THE NEW YORK TIMES

Alexander Wang returns to the runway

Alexander Wang returns to the runway

Dozens of showgoers approached security personnel and black-clad staff with the same question: Would there be an after-party? But the answer, for one of the first times at a major Alexander Wang fashion show, was a resounding no.

It was one of many shifts for a brand that has remained remarkably and, at times, obstinately consistent in the 17 years the label has existed. After a three-year hiatus, Alexander Wang returned to the runways Tuesday night with “Fortune City,” which, the invitation promised, would be “a multilayered event and runway show celebrating Asian American culture, food and music.”

It took place in Chinatown Central Plaza in Los Angeles, before 800 attendees, 500 of whom were members of the public who signed up for a spot via a general admissions link advertised on a billboard in Hollywood and on the label’s social media.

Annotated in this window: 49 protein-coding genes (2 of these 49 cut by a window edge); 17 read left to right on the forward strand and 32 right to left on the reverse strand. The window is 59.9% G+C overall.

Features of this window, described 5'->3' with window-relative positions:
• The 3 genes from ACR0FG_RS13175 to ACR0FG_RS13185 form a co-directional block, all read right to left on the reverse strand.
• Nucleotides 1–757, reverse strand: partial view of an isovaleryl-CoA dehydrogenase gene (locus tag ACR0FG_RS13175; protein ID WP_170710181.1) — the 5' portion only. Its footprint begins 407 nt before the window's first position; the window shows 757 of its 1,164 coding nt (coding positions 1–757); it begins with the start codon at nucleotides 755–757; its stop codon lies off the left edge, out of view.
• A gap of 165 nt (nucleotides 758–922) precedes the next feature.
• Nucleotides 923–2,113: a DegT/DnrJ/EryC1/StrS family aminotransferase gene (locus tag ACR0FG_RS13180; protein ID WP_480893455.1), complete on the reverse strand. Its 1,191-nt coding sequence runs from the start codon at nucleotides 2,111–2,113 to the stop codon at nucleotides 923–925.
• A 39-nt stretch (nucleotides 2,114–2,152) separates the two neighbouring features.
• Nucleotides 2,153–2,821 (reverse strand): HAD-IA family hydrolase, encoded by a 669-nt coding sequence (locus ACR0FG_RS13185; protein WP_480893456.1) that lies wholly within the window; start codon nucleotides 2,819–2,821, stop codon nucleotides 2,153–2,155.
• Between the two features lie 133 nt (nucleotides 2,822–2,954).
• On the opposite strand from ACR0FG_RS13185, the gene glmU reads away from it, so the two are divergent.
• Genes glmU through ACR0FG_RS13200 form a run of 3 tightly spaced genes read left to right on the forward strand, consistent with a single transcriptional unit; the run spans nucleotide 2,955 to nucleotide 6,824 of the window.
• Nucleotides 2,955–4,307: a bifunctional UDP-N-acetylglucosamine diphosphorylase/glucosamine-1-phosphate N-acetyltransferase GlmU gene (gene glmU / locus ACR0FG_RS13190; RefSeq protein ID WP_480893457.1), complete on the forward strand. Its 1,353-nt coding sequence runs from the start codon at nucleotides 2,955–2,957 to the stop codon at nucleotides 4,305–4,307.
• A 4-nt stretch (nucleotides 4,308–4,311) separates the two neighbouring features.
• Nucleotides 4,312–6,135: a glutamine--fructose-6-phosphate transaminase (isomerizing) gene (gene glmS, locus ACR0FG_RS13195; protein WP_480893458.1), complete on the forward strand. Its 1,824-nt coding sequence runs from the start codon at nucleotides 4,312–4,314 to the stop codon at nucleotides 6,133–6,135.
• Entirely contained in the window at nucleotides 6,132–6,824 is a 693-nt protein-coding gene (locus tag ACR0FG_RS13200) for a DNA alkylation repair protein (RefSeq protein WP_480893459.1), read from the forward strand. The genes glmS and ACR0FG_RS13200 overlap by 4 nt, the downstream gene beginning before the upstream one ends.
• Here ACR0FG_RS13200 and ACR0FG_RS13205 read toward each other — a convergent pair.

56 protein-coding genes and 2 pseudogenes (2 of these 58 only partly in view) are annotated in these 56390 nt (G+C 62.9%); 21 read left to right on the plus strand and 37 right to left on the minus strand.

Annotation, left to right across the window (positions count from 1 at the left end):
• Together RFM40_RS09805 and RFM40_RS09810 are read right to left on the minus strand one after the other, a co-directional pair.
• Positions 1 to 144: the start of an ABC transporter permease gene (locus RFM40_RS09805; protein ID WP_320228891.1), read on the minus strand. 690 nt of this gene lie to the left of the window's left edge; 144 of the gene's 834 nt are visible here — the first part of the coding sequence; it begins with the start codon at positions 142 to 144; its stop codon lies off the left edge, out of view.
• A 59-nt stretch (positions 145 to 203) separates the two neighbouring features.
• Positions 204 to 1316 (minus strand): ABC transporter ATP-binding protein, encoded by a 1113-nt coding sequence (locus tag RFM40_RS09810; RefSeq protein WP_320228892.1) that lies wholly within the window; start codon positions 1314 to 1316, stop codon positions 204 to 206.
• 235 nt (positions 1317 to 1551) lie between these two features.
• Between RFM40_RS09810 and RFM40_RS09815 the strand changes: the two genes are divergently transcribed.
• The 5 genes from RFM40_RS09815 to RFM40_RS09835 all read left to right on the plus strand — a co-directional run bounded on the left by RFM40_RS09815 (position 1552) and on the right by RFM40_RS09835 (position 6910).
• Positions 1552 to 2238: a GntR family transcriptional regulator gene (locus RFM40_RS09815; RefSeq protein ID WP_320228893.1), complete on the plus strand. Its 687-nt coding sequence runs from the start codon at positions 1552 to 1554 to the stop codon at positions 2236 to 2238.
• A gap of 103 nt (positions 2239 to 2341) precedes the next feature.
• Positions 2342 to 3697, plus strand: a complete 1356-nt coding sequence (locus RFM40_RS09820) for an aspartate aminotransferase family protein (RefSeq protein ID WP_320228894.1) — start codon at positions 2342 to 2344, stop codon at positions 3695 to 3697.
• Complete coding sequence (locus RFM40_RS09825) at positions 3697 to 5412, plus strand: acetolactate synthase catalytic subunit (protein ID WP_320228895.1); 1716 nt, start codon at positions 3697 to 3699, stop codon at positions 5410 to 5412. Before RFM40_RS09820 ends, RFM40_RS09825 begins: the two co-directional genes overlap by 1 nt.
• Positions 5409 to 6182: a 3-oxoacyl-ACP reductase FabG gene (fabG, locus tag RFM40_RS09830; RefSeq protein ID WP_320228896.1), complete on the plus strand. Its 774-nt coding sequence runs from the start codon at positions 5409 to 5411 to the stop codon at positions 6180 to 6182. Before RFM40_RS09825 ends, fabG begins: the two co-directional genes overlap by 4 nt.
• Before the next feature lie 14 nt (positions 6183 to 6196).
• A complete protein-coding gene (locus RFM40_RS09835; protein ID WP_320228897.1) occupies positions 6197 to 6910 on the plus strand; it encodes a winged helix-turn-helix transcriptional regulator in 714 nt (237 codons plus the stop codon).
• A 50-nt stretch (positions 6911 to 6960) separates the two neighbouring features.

A separate entrance and time to shop the night market was set aside for Wang’s VIP guests, including reporters and editors, and celebrities like designer Kimora Lee Simmons, K-pop star CL and model Behati Prinsloo Levine.

Far from the star-studded front row that used to make up his #WangSquad at previous shows, star in his campaigns and party with him on weekends, this was a small group of friends who could weather the backlash that comes with being seen at an event hosted by a designer whose reputation has suffered since 2021, when sexual misconduct allegations against him became public.

Early last year, 10 men, mostly anonymous and represented by the high-profile victims’ rights lawyer Lisa Bloom, accused Wang of sexual assault during parties. Wang initially called the allegations “baseless and grotesquely false” but later, according to a tweet by Bloom, spoke directly with the accusers. Wang published a public apology on Instagram, and Bloom wrote on Twitter, “We acknowledge Mr. Wang’s apology and we are moving forward.”

“I’m not only supporting Alex as a person and friend, but he’s a hell of a designer,” said Erika Jayne, a singer and star of “The Real Housewives of Beverly Hills,” who is also familiar with being in the spotlight for high-profile accusations. Rapper Maliibu Miitch said she didn’t care about the allegations: “He was there for me when nobody else even cared about my little Bronx self, so I’m going to support him. No matter what, I love Alex. His heart is beautiful.”